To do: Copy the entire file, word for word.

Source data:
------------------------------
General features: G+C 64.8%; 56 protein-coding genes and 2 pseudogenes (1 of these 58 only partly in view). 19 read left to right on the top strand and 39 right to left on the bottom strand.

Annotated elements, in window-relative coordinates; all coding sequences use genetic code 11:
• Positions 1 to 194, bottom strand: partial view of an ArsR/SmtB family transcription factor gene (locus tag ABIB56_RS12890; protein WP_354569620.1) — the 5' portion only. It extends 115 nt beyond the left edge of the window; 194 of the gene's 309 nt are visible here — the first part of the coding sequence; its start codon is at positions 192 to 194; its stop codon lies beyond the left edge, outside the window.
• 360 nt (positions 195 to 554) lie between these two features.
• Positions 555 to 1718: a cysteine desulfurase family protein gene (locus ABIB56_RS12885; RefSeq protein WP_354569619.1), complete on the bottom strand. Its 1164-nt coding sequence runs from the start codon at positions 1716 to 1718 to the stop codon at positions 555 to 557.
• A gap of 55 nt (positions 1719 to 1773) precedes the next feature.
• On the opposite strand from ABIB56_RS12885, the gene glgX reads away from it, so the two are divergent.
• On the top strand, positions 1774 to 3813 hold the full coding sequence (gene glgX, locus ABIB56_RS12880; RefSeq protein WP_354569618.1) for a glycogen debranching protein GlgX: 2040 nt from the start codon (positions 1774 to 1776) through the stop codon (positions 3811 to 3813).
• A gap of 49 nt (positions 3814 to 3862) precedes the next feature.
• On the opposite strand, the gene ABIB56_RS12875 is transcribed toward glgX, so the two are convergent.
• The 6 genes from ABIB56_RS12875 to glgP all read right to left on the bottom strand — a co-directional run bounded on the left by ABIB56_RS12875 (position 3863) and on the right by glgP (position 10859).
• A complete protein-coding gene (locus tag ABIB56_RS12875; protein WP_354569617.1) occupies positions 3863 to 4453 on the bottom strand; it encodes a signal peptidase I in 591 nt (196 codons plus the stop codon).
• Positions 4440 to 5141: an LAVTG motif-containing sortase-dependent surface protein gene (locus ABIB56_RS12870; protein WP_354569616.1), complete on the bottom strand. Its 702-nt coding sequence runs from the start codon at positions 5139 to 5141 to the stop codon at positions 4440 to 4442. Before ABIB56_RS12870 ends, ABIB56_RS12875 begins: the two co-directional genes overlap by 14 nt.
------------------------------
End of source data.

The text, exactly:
General features: G+C 64.8%; 56 protein-coding genes and 2 pseudogenes (1 of these 58 only partly in view). 19 read left to right on the top strand and 39 right to left on the bottom strand.

Annotated elements, in window-relative coordinates; all coding sequences use genetic code 11:
• Positions 1 to 194, bottom strand: partial view of an ArsR/SmtB family transcription factor gene (locus tag ABIB56_RS12890; protein WP_354569620.1) — the 5' portion only. It extends 115 nt beyond the left edge of the window; 194 of the gene's 309 nt are visible here — the first part of the coding sequence; its start codon is at positions 192 to 194; its stop codon lies beyond the left edge, outside the window.
• 360 nt (positions 195 to 554) lie between these two features.
• Positions 555 to 1718: a cysteine desulfurase family protein gene (locus ABIB56_RS12885; RefSeq protein WP_354569619.1), complete on the bottom strand. Its 1164-nt coding sequence runs from the start codon at positions 1716 to 1718 to the stop codon at positions 555 to 557.
• A gap of 55 nt (positions 1719 to 1773) precedes the next feature.
• On the opposite strand from ABIB56_RS12885, the gene glgX reads away from it, so the two are divergent.
• On the top strand, positions 1774 to 3813 hold the full coding sequence (gene glgX, locus ABIB56_RS12880; RefSeq protein WP_354569618.1) for a glycogen debranching protein GlgX: 2040 nt from the start codon (positions 1774 to 1776) through the stop codon (positions 3811 to 3813).
• A gap of 49 nt (positions 3814 to 3862) precedes the next feature.
• On the opposite strand, the gene ABIB56_RS12875 is transcribed toward glgX, so the two are convergent.
• The 6 genes from ABIB56_RS12875 to glgP all read right to left on the bottom strand — a co-directional run bounded on the left by ABIB56_RS12875 (position 3863) and on the right by glgP (position 10859).
• A complete protein-coding gene (locus tag ABIB56_RS12875; protein WP_354569617.1) occupies positions 3863 to 4453 on the bottom strand; it encodes a signal peptidase I in 591 nt (196 codons plus the stop codon).
• Positions 4440 to 5141: an LAVTG motif-containing sortase-dependent surface protein gene (locus ABIB56_RS12870; protein WP_354569616.1), complete on the bottom strand. Its 702-nt coding sequence runs from the start codon at positions 5139 to 5141 to the stop codon at positions 4440 to 4442. Before ABIB56_RS12870 ends, ABIB56_RS12875 begins: the two co-directional genes overlap by 14 nt.